Beware The Ides Of March, For This Is How A Republic Dies

Jeffrey Blehar:

Sunday was March 15, known to the culturally literate as the Ides of March. On that day in 44 BC, Julius Caesar was infamously stabbed to death in the Roman Forum.

Aside from perhaps wondering why the only Latin words in Shakespeare’s “Julius Caesar” are “Et tu, Brute?” it’s also worth pausing to think on what the “Ides of March” really meant. That Julius Caesar was stabbed on the Ides of March is both historical fact and a commonplace, so rotely repeated by schoolchildren and the trivia-minded that it’s been drained of its import. But there is more here than mere ancient history.

Who Was Caesar?

We should first ask, who was Caesar? Gaius Julius Caesar was no mundane rabble-rouser; he was the second of Rome’s charismatic dictators. The first had been Lucius Cornelius Sulla, who in 81 BC revived the dormant (but fully constitutional) office of dictator—originally intended only for circumscribed use during periods of grave military crisis—and used it as a means to reshape Roman governance and butcher his enemies. (Among those enemies was a teenaged Caesar, who only narrowly escaped death himself. Ironically, Sulla was reluctant to spare the young man’s life, warning those who pled on his behalf that “there are many tyrants within this one.”)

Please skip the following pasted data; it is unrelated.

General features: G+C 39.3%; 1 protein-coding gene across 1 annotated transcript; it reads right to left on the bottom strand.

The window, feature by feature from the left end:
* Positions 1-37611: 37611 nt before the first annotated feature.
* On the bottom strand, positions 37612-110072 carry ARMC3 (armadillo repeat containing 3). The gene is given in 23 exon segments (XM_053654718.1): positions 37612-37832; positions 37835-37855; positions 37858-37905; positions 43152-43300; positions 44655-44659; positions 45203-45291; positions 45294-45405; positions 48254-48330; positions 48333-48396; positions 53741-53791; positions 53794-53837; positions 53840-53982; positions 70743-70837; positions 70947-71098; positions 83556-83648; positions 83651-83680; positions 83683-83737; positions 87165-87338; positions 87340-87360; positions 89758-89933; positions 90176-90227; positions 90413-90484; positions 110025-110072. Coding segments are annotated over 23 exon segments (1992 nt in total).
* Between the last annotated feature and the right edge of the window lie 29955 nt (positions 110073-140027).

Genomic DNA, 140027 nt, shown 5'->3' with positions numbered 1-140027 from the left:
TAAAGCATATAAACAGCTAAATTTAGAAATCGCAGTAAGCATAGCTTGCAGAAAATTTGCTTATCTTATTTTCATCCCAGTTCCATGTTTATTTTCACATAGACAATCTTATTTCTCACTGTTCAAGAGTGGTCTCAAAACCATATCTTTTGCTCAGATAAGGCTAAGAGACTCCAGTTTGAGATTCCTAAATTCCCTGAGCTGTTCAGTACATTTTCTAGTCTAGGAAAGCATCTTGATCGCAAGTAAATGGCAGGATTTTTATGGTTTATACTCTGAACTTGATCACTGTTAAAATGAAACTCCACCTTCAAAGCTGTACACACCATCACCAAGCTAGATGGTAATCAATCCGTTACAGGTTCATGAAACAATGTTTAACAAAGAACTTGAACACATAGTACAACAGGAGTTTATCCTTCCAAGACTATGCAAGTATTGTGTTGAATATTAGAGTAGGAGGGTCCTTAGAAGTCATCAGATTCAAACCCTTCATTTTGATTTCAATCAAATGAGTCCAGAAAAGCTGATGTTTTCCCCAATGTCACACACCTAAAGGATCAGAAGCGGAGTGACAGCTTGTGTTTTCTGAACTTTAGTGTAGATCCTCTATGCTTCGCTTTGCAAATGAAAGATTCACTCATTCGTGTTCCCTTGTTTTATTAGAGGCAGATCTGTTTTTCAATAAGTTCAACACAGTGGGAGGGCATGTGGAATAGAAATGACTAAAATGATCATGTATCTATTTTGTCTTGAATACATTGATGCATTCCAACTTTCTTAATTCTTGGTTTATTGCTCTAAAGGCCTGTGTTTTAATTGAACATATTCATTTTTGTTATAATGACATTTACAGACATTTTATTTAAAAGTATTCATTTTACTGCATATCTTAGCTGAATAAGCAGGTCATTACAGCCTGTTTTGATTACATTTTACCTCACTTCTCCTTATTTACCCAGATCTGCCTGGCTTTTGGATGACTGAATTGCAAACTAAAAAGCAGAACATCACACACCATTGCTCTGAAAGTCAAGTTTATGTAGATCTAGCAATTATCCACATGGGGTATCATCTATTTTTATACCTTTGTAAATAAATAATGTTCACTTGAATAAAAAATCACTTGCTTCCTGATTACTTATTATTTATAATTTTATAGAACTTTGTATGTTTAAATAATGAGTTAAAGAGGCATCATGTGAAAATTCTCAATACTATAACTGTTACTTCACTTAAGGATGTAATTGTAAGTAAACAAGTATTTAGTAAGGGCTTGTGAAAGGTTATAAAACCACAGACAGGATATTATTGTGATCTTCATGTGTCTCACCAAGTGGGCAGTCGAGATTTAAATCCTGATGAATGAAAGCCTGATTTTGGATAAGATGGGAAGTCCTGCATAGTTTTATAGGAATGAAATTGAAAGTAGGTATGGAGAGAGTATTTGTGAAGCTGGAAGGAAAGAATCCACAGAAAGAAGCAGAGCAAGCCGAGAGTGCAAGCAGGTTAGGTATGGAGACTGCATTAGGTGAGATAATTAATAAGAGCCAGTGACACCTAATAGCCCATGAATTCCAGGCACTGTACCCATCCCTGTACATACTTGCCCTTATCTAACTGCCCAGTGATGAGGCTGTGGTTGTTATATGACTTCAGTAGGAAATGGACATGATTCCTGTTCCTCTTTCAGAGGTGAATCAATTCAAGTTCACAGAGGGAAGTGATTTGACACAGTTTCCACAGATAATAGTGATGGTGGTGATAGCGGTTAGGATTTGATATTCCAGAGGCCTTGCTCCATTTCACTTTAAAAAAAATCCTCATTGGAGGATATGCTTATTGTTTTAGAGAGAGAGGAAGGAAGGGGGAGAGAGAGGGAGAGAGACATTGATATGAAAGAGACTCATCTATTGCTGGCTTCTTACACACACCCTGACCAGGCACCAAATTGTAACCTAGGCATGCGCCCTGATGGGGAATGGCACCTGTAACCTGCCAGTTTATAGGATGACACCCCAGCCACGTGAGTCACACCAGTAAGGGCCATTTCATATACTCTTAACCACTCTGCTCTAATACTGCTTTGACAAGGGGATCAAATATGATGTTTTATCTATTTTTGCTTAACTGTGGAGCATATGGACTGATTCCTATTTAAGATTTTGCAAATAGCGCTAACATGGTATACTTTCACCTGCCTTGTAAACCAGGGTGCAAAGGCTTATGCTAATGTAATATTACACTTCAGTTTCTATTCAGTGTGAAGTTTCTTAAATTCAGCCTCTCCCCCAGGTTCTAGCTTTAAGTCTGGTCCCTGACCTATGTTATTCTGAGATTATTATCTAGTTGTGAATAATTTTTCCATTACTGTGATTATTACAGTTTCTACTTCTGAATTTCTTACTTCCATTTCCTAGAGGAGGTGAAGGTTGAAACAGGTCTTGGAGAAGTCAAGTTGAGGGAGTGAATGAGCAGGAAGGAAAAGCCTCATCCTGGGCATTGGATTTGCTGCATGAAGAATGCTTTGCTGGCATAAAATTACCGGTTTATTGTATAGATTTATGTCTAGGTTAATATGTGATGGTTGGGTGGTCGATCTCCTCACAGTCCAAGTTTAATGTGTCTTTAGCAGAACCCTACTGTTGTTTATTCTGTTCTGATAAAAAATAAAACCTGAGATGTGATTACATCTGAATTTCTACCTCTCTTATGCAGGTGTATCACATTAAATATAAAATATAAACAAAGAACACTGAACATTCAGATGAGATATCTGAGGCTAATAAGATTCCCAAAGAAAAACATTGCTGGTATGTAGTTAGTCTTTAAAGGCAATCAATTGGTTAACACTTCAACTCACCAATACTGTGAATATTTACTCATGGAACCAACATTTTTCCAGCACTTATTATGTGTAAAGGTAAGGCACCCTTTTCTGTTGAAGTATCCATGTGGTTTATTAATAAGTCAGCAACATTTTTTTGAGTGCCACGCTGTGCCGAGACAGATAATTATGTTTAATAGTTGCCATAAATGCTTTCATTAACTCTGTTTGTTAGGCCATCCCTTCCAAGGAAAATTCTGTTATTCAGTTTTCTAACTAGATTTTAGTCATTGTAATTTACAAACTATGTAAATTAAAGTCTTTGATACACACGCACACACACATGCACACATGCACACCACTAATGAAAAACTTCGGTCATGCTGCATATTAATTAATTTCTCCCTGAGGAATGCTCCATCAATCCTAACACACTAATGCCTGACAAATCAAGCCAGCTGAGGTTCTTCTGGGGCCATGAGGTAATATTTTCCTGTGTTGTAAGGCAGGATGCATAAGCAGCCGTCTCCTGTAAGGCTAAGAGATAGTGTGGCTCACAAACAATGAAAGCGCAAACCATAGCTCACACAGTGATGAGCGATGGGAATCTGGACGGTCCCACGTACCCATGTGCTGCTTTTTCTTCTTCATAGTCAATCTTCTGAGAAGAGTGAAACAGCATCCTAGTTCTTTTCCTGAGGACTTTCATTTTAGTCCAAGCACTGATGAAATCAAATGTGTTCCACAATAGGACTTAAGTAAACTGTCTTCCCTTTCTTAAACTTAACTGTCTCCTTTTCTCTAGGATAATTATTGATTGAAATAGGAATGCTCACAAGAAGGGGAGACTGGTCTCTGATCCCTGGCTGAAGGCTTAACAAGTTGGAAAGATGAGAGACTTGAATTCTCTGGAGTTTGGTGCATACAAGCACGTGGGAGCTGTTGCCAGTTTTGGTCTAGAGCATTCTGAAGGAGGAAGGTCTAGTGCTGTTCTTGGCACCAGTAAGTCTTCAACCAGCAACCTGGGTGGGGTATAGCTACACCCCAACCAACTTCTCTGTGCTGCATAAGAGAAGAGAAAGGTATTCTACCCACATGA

Beware The Ides Of March, For This Is How A Republic Dies.